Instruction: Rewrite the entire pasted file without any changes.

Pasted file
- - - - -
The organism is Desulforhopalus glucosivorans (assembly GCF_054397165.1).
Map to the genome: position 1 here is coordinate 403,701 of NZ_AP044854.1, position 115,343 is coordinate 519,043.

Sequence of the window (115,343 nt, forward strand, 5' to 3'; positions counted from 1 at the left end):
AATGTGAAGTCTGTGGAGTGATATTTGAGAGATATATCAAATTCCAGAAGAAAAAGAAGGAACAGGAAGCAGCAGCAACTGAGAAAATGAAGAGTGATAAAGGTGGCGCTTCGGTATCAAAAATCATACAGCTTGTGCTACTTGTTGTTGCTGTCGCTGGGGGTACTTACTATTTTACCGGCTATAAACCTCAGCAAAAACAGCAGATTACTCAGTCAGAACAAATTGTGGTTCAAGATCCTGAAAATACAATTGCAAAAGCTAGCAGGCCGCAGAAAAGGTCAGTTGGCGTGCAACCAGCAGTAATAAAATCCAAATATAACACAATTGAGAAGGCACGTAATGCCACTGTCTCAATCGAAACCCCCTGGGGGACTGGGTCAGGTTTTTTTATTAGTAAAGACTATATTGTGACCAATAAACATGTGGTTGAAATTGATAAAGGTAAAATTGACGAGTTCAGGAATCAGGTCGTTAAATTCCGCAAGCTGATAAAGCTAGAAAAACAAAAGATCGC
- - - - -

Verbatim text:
The organism is Desulforhopalus glucosivorans (assembly GCF_054397165.1).
Map to the genome: position 1 here is coordinate 403,701 of NZ_AP044854.1, position 115,343 is coordinate 519,043.

Sequence of the window (115,343 nt, forward strand, 5' to 3'; positions counted from 1 at the left end):
AATGTGAAGTCTGTGGAGTGATATTTGAGAGATATATCAAATTCCAGAAGAAAAAGAAGGAACAGGAAGCAGCAGCAACTGAGAAAATGAAGAGTGATAAAGGTGGCGCTTCGGTATCAAAAATCATACAGCTTGTGCTACTTGTTGTTGCTGTCGCTGGGGGTACTTACTATTTTACCGGCTATAAACCTCAGCAAAAACAGCAGATTACTCAGTCAGAACAAATTGTGGTTCAAGATCCTGAAAATACAATTGCAAAAGCTAGCAGGCCGCAGAAAAGGTCAGTTGGCGTGCAACCAGCAGTAATAAAATCCAAATATAACACAATTGAGAAGGCACGTAATGCCACTGTCTCAATCGAAACCCCCTGGGGGACTGGGTCAGGTTTTTTTATTAGTAAAGACTATATTGTGACCAATAAACATGTGGTTGAAATTGATAAAGGTAAAATTGACGAGTTCAGGAATCAGGTCGTTAAATTCCGCAAGCTGATAAAGCTAGAAAAACAAAAGATCGC